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The Five-Minute Rule 30 Years Later and Its Impact on the Storage Hierarchy

By Raja Appuswamy, Goetz Graefe, Renata Borovica-Gajic, Anastasia Ailamaki

Communications of the ACM, Vol. 62 No. 11, Pages 114-120

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The design of data management systems has always been influenced by the storage hardware landscape. In the 1980s, database engines used a two-tier storage hierarchy consisting of dynamic random access memory (DRAM) and hard disk drives (HDD). Given the disparity in cost between HDD and DRAM, it was important to determine when it made economic sense to cache data in DRAM as opposed to leaving it on the HDD.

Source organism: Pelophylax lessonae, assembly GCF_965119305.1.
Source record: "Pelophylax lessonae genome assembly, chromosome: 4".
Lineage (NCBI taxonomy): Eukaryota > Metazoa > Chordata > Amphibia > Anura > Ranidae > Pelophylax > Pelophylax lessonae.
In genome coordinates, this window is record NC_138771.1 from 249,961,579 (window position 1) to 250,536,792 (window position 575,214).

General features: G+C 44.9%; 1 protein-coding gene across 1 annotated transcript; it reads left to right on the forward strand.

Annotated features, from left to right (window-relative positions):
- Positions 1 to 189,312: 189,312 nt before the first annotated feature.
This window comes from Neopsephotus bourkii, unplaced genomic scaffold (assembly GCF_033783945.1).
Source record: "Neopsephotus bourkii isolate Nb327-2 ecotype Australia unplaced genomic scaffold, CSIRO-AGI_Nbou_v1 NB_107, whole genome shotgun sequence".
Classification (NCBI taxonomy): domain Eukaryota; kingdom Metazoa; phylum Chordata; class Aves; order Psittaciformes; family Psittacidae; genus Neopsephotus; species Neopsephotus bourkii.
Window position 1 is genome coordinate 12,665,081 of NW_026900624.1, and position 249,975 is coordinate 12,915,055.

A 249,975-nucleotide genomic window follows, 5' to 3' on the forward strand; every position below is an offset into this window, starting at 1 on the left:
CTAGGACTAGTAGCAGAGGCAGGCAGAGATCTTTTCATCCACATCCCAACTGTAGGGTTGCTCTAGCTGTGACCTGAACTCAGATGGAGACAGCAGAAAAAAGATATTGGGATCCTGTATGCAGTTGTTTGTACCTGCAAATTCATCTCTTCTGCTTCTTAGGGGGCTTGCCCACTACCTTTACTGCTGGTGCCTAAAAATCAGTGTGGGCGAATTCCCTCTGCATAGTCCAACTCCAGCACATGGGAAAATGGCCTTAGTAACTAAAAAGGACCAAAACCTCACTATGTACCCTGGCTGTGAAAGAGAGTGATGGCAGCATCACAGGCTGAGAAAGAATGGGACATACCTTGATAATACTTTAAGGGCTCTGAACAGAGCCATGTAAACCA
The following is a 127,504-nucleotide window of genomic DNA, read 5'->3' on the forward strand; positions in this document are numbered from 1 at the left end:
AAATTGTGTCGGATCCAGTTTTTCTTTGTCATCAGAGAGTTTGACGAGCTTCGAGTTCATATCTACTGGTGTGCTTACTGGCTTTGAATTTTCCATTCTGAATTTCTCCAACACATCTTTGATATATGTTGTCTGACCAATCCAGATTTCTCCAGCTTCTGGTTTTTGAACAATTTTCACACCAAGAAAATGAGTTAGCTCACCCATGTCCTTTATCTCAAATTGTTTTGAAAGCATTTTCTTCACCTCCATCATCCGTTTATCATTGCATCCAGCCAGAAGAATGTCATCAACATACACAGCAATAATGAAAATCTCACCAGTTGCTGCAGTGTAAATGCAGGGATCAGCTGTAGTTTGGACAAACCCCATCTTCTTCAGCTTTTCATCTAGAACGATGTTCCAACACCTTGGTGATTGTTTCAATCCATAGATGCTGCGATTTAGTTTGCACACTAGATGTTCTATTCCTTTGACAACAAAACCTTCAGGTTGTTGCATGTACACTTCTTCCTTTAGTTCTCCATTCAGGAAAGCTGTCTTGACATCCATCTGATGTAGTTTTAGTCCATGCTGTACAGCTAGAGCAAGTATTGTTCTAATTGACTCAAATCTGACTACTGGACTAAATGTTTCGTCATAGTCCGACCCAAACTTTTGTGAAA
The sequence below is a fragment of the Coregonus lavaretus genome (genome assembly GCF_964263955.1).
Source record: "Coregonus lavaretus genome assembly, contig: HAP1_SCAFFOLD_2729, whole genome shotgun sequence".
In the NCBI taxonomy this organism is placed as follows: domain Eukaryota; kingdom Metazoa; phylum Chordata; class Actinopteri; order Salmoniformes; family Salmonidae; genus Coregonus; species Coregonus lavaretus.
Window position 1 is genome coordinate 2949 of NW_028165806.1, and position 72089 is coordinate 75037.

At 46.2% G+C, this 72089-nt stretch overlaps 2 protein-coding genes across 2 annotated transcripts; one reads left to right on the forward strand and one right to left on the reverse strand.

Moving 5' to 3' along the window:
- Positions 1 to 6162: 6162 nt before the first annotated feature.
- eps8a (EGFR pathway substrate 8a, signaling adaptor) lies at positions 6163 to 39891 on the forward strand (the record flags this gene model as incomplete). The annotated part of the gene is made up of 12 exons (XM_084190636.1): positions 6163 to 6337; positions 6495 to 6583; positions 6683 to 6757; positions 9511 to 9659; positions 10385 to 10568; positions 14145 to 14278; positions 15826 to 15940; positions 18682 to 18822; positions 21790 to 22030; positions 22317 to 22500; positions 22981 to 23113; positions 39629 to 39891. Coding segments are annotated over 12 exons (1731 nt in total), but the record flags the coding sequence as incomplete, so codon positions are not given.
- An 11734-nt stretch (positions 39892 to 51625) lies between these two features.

In 1987, Jim Gray and Gianfranco Putzolu established the five-minute rule that gave a precise answer to this question: "1KB records referenced every five minutes should be memory resident."9 They arrived at this value by using the then-current price-performance characteristics of DRAM and HDD shown in Table 1 for computing the break-even interval at which the cost of holding 1KB of data in DRAM matches the cost of I/O to fetch it from HDD.


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